28 Jul Center Announces Creation of ‘Property Rights First!’ Coalition Cites need to stop ‘Kelo II’
July 28, 2005
Washington, D.C.–Today, the American Policy Center joined several organizations concerned with property rights to help form “Property Rights First!,” a coalition designed to push property rights to the center of the debate over the Endangered Species Act. APC is warning that draft legislation released by Congressman Richard Pombo (R-CA) titled “The Threatened and Endangered Species Recovery Act of 2005” (TESRA 2005) would do more harm than good to American property owners. The Center has dubbed Pombo’s draft bill “Kelo II,” as it represents a massive sellout to landowners.
“I don’t want the worst piece of legislation since the income tax to be ‘updated and strengthened’ — I want it repealed,” said APC president Tom DeWeese. “When lawmakers refuse to stand up for what’s right, it’s our duty to stand up to lawmakers.”
Property Rights First! is a collaborative effort of the American Policy Center, the National Center for Public Policy Research, the American Land Foundation, the Competitive Enterprise Institute, Stewards of the Range, and Liberty Matters. The coalition had recent success in postponing the debut of TESRA 2005, which had been expected to pass the House Resources Committee two weeks ago. The coalition vows to fight for full and complete private property rights protections with regard to the Endangered Species Act.
“If grassroots property rights advocates want something they must demand it,” said DeWeese. “It may be that in the end, you don’t get your way, but what you have to settle for is a whole lot better than if you had never tried.”
TESRA 2005 allows the federal government to take up to 50 percent of a landowner’s property before it ever has to pay the landowner a dime. “Can Americans make do with half of their property?” asked DeWeese. “Stealing 50 percent of a person’s lifeblood is theft, but Congressman Pombo wants to codify it as federal law.”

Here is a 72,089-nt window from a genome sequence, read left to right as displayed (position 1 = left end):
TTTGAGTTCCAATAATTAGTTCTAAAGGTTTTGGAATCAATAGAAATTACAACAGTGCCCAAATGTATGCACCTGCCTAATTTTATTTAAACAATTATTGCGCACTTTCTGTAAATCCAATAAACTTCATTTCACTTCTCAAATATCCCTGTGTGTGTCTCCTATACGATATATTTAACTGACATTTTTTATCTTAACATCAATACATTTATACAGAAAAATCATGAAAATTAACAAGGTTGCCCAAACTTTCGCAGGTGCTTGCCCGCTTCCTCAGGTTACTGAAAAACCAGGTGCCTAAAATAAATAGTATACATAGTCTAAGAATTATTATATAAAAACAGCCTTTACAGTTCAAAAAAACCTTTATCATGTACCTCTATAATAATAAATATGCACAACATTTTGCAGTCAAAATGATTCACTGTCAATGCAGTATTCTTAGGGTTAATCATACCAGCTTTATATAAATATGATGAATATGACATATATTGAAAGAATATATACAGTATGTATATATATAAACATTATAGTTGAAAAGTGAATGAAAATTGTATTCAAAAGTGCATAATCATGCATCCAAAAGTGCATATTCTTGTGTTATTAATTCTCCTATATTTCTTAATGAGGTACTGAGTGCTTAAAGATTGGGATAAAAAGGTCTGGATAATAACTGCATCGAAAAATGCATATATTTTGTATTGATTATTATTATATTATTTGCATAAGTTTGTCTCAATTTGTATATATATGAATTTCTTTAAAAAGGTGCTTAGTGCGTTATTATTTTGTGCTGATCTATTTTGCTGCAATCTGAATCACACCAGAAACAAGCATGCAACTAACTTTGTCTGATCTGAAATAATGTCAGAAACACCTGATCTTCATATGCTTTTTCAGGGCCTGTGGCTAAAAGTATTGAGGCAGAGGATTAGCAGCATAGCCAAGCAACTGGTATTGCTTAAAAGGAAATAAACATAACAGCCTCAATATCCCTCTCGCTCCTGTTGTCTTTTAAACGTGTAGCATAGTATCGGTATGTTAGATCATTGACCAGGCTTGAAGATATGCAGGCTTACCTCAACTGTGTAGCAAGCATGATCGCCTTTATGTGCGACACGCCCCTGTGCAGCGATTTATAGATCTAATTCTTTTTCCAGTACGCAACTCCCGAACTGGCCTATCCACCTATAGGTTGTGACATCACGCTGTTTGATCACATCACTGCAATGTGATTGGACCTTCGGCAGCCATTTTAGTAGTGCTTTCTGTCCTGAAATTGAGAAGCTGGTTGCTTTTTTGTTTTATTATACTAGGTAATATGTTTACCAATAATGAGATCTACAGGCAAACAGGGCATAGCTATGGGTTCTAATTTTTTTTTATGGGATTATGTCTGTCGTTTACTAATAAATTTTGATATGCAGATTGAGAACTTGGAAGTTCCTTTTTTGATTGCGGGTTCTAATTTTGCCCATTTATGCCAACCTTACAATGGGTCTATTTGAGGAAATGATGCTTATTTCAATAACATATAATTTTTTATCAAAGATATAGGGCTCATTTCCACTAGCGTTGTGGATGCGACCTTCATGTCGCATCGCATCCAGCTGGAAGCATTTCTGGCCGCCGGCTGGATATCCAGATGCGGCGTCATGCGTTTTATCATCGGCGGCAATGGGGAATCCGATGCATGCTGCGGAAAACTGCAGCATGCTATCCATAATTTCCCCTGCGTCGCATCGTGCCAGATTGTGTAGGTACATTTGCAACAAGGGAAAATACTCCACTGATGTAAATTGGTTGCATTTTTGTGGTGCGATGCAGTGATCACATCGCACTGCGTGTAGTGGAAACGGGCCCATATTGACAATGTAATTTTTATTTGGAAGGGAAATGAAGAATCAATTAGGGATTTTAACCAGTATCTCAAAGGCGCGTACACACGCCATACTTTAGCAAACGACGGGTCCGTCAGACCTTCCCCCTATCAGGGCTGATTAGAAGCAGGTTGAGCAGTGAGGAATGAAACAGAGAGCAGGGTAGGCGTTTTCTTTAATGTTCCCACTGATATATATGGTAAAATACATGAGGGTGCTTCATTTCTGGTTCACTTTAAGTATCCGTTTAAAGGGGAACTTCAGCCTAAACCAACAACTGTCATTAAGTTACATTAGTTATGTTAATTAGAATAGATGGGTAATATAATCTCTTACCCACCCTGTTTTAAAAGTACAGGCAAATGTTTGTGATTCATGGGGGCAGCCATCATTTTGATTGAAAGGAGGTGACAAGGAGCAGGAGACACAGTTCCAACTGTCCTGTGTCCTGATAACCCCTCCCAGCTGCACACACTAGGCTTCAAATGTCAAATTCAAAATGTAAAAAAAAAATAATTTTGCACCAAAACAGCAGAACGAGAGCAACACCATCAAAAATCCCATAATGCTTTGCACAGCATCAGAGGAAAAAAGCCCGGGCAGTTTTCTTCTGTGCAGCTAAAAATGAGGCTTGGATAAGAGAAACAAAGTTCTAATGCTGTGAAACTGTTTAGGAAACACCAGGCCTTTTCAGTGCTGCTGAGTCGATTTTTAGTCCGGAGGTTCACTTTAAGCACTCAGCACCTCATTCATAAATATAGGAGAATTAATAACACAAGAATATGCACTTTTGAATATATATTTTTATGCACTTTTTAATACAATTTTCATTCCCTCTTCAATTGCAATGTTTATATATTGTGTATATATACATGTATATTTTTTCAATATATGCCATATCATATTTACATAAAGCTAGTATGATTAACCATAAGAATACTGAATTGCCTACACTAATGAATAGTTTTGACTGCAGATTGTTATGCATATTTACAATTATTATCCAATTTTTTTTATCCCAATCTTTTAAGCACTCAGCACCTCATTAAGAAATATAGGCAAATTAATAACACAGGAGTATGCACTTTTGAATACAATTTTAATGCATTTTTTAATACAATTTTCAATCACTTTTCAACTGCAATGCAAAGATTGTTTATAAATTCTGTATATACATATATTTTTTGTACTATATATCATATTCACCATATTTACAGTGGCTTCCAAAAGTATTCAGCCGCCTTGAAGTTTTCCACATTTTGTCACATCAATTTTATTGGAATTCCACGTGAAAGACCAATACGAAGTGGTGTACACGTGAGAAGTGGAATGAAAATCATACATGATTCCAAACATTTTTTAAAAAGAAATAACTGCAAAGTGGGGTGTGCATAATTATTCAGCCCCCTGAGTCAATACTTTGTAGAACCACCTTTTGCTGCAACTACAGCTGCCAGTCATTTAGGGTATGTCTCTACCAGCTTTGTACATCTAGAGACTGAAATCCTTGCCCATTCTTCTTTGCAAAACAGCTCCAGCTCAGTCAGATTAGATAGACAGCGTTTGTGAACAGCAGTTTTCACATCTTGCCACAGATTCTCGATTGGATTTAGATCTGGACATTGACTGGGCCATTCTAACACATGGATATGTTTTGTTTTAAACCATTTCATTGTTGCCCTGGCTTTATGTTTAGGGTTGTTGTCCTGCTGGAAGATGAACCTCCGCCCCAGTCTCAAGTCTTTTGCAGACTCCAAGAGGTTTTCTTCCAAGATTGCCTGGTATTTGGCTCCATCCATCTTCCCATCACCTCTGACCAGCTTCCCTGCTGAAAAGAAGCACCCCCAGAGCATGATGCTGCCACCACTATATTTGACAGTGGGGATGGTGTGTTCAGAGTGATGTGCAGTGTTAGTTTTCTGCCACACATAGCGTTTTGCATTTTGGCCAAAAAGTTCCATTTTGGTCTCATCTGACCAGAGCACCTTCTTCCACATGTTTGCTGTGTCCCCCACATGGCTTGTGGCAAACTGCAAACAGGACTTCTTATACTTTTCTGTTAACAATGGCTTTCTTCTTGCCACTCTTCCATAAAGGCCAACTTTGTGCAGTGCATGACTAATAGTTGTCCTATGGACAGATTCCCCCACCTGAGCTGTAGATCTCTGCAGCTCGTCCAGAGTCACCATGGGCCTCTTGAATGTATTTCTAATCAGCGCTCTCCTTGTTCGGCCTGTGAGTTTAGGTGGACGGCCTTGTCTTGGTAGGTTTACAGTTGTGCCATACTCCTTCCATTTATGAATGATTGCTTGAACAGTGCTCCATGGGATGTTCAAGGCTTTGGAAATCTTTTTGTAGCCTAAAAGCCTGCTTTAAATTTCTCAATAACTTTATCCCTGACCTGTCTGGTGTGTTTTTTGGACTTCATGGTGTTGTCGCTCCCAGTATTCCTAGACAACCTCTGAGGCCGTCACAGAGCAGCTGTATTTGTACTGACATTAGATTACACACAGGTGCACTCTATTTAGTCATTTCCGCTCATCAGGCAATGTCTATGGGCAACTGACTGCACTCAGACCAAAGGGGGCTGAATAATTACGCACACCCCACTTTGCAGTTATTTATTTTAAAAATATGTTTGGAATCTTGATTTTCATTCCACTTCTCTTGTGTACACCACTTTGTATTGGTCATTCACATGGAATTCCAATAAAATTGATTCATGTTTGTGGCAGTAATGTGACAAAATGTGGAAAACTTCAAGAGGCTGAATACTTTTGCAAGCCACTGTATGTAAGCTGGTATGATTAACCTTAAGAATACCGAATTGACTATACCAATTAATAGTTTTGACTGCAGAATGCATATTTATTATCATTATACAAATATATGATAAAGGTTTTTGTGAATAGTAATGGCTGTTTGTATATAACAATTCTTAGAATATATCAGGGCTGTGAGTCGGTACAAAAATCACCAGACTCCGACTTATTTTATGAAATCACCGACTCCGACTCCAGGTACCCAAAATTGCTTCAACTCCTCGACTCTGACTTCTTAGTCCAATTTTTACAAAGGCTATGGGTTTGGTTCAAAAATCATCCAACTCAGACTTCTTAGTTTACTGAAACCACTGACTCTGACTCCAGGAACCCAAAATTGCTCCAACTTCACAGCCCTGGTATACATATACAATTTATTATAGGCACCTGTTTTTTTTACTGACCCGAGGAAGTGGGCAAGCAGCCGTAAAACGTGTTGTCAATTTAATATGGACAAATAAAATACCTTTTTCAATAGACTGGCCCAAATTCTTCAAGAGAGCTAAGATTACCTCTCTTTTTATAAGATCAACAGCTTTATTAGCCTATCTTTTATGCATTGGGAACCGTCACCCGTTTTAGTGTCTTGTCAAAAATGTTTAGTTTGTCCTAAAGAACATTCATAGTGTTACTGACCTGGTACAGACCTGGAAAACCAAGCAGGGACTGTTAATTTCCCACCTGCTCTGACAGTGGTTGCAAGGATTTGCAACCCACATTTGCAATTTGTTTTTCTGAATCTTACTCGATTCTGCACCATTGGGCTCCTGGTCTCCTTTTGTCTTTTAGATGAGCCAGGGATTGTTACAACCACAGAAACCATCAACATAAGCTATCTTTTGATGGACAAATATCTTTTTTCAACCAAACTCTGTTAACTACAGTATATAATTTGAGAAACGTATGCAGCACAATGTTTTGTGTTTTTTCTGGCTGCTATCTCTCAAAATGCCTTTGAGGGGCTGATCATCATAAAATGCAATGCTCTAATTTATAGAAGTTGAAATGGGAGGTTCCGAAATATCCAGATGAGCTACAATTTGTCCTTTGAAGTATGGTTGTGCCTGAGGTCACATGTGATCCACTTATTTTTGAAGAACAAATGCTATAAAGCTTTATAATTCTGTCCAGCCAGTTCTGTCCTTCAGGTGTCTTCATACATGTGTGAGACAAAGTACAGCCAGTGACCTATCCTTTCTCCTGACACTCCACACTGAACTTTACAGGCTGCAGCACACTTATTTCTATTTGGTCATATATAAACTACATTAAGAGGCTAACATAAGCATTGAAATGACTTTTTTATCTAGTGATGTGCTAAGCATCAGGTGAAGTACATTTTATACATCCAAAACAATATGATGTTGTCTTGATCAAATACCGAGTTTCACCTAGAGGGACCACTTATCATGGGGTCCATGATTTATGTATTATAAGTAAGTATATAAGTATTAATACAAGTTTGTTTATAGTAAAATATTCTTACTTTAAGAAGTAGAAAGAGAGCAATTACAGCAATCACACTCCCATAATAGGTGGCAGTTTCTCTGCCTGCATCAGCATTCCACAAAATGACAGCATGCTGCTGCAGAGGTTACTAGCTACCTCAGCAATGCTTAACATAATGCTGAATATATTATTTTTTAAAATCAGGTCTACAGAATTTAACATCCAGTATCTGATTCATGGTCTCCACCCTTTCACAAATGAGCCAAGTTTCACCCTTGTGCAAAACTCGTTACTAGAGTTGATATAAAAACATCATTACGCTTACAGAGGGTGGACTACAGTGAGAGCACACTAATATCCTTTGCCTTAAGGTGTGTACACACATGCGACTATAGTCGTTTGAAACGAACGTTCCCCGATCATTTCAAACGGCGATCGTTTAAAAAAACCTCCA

Incredibly, TESRA 2005 even “provides new authority to protect listed species from harmful invasive species.” DeWeese calls this “an outrage,” noting that radical environmentalists have sought regulatory authority over so-called invasive species for years. Such authority would lead to property rights abuses far and above what the current Endangered Species Act allows.
According to an Executive Order signed by President Bill Clinton in 1999, invasive species are broadly defined as “any species, including seeds, eggs, spores, or other biological material capable of propagating that species, that is not native to that ecosystem.” Kentucky bluegrass and English ivy, found on most lawns and golf courses, are just two examples of common invasive species that could open the door to government regulation of a person’s property.
“I guess when Congressman Pombo talks about the need to ‘strengthen’ the Endangered Species Act, he means it,” said DeWeese. “Add invasive species language, and you’ll wish you had the old ESA back.”
Considering that Republicans hold firm majorities on Capitol Hill, the current uproar against the Supreme Court’s dreadful decision in Kelo v. New London, and the overwhelmingly successful ballot initiative in Oregon to compensate victims of state land use regulations, this recent sellout on property rights is inexcusable.
DeWeese notes that the grassroots property rights community is appalled by this latest effort to strengthen the Endangered Species Act.
“Why are our so-called champions on the Hill so afraid to do what is right and start a campaign to repeal the ESA?” asks DeWeese. “It’s time to stop the ESA from destroying any more American lives.”
*The American Policy Center is a grassroots lobby located in Warrenton, Virginia. For nearly 20 years, the Center has fought for private property rights and limited government regulation.